You mentioned "short short stories" -- could you suggest a length limit? Maybe around 1500 words?
posted by brainwane at 3:26 AM on May 19 [13 favorites]

I had a great discussion with a group of 15-16 year olds about "The Yellow Wallpaper."
posted by basalganglia at 3:44 AM on May 19 [3 favorites]

Since a lot of the writers being suggested here are problematic, I'll add Hemingway and Hills Like White Elephants.

But I'm sure people have written things in the last 75 years, we (including me) must be able to do better than this.
posted by DarlingBri at 3:57 AM on May 19 [1 favorite]

I've used Joyce Carol Oates's "The Assignation" from grades 5-college and it's a wild ride. It's a 1-paragraph story with so many possibilities.
posted by archimago at 4:11 AM on May 19

"To build a fire" by Jack London...

Hemingway "Short Happy Life of Francis Macomber" and "Snows of Kilimanjaro"....
posted by rhonzo at 4:37 AM on May 19 [1 favorite]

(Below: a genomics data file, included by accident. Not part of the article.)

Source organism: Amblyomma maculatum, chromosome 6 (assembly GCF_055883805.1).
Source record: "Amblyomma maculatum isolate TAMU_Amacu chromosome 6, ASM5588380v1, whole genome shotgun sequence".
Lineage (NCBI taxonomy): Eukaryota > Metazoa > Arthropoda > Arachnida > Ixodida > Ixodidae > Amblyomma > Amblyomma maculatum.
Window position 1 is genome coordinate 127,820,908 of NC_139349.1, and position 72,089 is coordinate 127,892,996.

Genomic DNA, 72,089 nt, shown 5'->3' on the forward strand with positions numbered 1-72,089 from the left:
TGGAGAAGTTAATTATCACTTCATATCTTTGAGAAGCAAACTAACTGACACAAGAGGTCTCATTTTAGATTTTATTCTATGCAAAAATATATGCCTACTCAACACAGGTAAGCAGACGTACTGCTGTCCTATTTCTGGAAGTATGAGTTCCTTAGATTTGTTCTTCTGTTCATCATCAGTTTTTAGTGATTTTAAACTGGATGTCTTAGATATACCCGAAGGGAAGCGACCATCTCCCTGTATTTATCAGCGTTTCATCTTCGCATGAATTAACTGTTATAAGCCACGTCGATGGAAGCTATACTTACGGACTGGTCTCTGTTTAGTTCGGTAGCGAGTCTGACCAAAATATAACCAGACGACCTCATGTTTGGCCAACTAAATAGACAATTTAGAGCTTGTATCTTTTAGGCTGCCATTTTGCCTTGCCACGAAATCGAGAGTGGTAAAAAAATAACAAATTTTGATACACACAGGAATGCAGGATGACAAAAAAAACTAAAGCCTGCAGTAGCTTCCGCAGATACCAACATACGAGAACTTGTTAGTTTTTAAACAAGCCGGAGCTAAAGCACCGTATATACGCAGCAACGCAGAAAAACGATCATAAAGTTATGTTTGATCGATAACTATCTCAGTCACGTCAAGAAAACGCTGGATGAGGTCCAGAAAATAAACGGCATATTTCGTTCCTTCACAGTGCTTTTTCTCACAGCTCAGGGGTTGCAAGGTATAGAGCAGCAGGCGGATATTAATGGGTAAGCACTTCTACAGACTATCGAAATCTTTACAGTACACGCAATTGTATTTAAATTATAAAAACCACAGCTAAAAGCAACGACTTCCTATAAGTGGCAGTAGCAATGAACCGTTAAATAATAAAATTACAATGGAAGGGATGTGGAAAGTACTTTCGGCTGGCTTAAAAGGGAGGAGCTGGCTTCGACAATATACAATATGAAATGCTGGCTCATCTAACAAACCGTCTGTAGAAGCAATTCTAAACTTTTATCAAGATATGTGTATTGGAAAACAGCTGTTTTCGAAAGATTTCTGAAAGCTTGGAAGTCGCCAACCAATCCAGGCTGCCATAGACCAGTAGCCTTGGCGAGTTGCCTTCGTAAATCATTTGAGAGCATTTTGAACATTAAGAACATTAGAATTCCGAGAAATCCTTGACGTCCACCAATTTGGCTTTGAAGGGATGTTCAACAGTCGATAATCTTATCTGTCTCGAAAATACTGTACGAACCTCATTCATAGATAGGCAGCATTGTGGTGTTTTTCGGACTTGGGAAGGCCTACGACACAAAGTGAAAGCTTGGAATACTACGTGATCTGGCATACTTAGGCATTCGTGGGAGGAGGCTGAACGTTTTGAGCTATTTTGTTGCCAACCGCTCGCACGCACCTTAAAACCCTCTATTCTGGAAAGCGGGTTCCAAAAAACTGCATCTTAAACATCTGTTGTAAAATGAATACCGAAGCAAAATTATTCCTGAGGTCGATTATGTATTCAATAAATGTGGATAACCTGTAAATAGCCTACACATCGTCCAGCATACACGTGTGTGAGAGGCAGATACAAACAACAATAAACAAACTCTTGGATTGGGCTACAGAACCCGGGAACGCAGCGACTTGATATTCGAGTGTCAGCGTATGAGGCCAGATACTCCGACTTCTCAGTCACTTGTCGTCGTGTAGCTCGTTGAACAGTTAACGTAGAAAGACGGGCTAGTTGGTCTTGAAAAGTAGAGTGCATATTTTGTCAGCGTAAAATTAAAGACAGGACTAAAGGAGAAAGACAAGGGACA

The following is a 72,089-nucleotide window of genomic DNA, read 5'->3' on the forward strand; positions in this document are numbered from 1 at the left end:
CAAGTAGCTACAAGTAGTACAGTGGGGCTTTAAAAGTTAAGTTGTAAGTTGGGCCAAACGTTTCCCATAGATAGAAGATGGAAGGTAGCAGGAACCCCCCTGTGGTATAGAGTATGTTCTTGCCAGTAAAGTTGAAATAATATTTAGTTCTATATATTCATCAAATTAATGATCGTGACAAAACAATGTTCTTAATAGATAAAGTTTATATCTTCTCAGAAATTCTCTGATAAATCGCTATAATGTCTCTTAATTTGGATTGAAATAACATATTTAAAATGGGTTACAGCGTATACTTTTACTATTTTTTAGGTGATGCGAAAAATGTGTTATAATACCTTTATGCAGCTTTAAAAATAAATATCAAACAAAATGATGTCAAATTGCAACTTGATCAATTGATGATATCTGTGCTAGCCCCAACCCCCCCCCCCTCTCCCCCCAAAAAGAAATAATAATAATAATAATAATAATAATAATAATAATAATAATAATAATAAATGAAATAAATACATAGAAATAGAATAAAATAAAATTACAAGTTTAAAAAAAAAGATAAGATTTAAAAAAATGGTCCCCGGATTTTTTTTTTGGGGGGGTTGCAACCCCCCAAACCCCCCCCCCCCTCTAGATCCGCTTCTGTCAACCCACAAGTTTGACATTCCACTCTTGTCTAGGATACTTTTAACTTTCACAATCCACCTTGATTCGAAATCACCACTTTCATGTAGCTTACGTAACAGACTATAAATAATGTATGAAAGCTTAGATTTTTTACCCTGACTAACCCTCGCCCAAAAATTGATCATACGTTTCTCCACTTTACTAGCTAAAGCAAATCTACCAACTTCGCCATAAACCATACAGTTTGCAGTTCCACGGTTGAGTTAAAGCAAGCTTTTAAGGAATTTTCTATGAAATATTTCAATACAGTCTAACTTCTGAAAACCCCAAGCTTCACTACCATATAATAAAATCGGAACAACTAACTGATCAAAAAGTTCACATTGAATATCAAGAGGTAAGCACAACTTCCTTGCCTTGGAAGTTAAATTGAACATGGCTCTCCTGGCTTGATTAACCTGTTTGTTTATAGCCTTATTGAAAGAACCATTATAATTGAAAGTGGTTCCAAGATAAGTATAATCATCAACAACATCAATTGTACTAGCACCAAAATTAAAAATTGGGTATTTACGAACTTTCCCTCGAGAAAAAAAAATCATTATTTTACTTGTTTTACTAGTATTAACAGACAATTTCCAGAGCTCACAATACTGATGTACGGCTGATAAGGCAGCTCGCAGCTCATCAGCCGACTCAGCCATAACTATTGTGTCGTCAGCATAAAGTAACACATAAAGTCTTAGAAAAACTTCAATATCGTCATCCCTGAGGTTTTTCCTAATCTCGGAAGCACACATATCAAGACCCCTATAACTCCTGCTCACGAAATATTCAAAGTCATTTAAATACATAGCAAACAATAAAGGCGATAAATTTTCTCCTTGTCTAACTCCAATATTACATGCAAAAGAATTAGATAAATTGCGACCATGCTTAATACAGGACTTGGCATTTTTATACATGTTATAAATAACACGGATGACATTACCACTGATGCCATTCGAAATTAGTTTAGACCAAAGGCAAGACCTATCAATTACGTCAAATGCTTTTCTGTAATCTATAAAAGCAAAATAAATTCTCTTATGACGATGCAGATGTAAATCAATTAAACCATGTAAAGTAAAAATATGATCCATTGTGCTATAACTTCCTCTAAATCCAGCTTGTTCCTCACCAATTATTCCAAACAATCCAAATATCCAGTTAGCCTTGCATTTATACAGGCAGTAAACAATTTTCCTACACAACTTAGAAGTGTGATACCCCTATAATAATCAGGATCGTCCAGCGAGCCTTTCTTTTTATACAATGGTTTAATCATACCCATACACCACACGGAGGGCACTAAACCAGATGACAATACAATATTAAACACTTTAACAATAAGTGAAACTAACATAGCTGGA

Omgg “the Use of Force” by William Carlos Williams - about a country doctor who tries to examine a child for diphtheria but the subtext is about power, coercion, medicine, gender and more…

You can start by having students read the story and have a blind poll to see whether the use of force was justified. Then discuss why!
posted by Dressed to Kill at 4:52 AM on May 19 [3 favorites]

STET, by Sarah Gailey. The form is very unusual, the story is very short, and the moral question in it is very current and interesting.
posted by gideonfrog at 4:54 AM on May 19

Two words for you:

Dorothy. Parker.

She was a very, very keen observer of human nature and her work reflects that. Some particularly good options:

The Standard of Living: two young women are secretaries in an office, and have a game they play on their lunch break - they go for a walk and window-shop in the various boutiques near their workplace, fantasizing about "suppose someone left you a million dollars, what would you buy?" Then one day they decide to actually go in and find out how much one of the items in a boutique really costs...

You Were Perfectly Fine: A man wakes up after a very eventful night drinking. So eventful, in fact, that he can't really remember what happened - and his girlfriend, about whom he feels ambivalent, takes great delight in telling him all about things he said and did.